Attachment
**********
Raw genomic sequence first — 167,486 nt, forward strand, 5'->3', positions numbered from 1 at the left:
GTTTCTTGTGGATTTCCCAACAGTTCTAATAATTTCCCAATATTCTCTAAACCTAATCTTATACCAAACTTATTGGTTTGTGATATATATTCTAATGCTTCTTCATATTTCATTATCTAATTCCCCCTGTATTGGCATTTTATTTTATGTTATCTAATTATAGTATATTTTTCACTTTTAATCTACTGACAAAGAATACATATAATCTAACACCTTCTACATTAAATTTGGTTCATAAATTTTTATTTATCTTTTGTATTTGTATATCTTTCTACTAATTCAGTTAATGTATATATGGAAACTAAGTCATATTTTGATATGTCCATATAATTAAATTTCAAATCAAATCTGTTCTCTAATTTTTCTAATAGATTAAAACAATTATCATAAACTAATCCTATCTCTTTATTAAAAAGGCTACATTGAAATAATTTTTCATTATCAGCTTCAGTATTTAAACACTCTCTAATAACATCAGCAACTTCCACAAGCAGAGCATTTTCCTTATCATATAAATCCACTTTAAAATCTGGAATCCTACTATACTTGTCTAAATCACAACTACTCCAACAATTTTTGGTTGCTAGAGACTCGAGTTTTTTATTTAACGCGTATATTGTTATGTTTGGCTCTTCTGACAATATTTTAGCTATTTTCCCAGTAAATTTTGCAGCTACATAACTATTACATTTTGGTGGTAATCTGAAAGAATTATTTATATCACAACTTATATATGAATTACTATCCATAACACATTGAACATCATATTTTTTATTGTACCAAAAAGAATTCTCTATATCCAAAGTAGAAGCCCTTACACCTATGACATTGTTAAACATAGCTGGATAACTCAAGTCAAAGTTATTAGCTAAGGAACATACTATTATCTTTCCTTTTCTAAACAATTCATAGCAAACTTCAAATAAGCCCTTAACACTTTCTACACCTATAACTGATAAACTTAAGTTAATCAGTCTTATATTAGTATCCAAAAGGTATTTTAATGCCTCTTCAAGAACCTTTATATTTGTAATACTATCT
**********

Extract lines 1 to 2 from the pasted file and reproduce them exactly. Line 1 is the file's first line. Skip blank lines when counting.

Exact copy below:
Raw genomic sequence first — 167,486 nt, forward strand, 5'->3', positions numbered from 1 at the left:
GTTTCTTGTGGATTTCCCAACAGTTCTAATAATTTCCCAATATTCTCTAAACCTAATCTTATACCAAACTTATTGGTTTGTGATATATATTCTAATGCTTCTTCATATTTCATTATCTAATTCCCCCTGTATTGGCATTTTATTTTATGTTATCTAATTATAGTATATTTTTCACTTTTAATCTACTGACAAAGAATACATATAATCTAACACCTTCTACATTAAATTTGGTTCATAAATTTTTATTTATCTTTTGTATTTGTATATCTTTCTACTAATTCAGTTAATGTATATATGGAAACTAAGTCATATTTTGATATGTCCATATAATTAAATTTCAAATCAAATCTGTTCTCTAATTTTTCTAATAGATTAAAACAATTATCATAAACTAATCCTATCTCTTTATTAAAAAGGCTACATTGAAATAATTTTTCATTATCAGCTTCAGTATTTAAACACTCTCTAATAACATCAGCAACTTCCACAAGCAGAGCATTTTCCTTATCATATAAATCCACTTTAAAATCTGGAATCCTACTATACTTGTCTAAATCACAACTACTCCAACAATTTTTGGTTGCTAGAGACTCGAGTTTTTTATTTAACGCGTATATTGTTATGTTTGGCTCTTCTGACAATATTTTAGCTATTTTCCCAGTAAATTTTGCAGCTACATAACTATTACATTTTGGTGGTAATCTGAAAGAATTATTTATATCACAACTTATATATGAATTACTATCCATAACACATTGAACATCATATTTTTTATTGTACCAAAAAGAATTCTCTATATCCAAAGTAGAAGCCCTTACACCTATGACATTGTTAAACATAGCTGGATAACTCAAGTCAAAGTTATTAGCTAAGGAACATACTATTATCTTTCCTTTTCTAAACAATTCATAGCAAACTTCAAATAAGCCCTTAACACTTTCTACACCTATAACTGATAAACTTAAGTTAATCAGTCTTATATTAGTATCCAAAAGGTATTTTAATGCCTCTTCAAGAACCTTTATATTTGTAATACTATCT